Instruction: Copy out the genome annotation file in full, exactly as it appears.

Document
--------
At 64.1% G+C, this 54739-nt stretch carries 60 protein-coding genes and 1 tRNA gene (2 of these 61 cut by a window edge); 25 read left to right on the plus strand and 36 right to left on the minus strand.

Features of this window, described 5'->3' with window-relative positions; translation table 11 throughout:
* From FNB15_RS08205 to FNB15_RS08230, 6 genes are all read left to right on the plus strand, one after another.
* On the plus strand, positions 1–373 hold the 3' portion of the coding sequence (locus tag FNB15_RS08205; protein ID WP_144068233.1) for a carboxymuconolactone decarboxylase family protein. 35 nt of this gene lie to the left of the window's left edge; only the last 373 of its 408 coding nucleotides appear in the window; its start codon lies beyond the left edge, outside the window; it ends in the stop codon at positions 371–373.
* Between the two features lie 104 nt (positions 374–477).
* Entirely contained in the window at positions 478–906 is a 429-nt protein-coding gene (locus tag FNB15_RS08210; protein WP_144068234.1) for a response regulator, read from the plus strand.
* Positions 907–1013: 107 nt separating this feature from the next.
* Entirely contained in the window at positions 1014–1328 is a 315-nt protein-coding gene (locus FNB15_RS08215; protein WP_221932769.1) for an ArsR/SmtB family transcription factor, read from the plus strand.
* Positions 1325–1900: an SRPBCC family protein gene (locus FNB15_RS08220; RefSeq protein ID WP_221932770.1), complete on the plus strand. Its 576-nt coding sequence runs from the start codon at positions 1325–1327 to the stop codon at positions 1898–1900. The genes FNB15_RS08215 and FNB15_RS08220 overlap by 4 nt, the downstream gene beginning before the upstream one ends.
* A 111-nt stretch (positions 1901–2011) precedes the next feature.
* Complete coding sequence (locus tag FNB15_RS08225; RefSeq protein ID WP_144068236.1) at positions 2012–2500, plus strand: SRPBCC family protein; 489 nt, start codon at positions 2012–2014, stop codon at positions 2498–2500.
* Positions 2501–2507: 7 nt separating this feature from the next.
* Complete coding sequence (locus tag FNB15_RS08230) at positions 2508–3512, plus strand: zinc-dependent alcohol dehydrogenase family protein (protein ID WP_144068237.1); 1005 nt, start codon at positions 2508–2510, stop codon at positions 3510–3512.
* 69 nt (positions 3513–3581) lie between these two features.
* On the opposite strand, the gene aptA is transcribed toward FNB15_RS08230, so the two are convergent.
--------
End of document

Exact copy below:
At 64.1% G+C, this 54739-nt stretch carries 60 protein-coding genes and 1 tRNA gene (2 of these 61 cut by a window edge); 25 read left to right on the plus strand and 36 right to left on the minus strand.

Features of this window, described 5'->3' with window-relative positions; translation table 11 throughout:
* From FNB15_RS08205 to FNB15_RS08230, 6 genes are all read left to right on the plus strand, one after another.
* On the plus strand, positions 1–373 hold the 3' portion of the coding sequence (locus tag FNB15_RS08205; protein ID WP_144068233.1) for a carboxymuconolactone decarboxylase family protein. 35 nt of this gene lie to the left of the window's left edge; only the last 373 of its 408 coding nucleotides appear in the window; its start codon lies beyond the left edge, outside the window; it ends in the stop codon at positions 371–373.
* Between the two features lie 104 nt (positions 374–477).
* Entirely contained in the window at positions 478–906 is a 429-nt protein-coding gene (locus tag FNB15_RS08210; protein WP_144068234.1) for a response regulator, read from the plus strand.
* Positions 907–1013: 107 nt separating this feature from the next.
* Entirely contained in the window at positions 1014–1328 is a 315-nt protein-coding gene (locus FNB15_RS08215; protein WP_221932769.1) for an ArsR/SmtB family transcription factor, read from the plus strand.
* Positions 1325–1900: an SRPBCC family protein gene (locus FNB15_RS08220; RefSeq protein ID WP_221932770.1), complete on the plus strand. Its 576-nt coding sequence runs from the start codon at positions 1325–1327 to the stop codon at positions 1898–1900. The genes FNB15_RS08215 and FNB15_RS08220 overlap by 4 nt, the downstream gene beginning before the upstream one ends.
* A 111-nt stretch (positions 1901–2011) precedes the next feature.
* Complete coding sequence (locus tag FNB15_RS08225; RefSeq protein ID WP_144068236.1) at positions 2012–2500, plus strand: SRPBCC family protein; 489 nt, start codon at positions 2012–2014, stop codon at positions 2498–2500.
* Positions 2501–2507: 7 nt separating this feature from the next.
* Complete coding sequence (locus tag FNB15_RS08230) at positions 2508–3512, plus strand: zinc-dependent alcohol dehydrogenase family protein (protein ID WP_144068237.1); 1005 nt, start codon at positions 2508–2510, stop codon at positions 3510–3512.
* 69 nt (positions 3513–3581) lie between these two features.
* On the opposite strand, the gene aptA is transcribed toward FNB15_RS08230, so the two are convergent.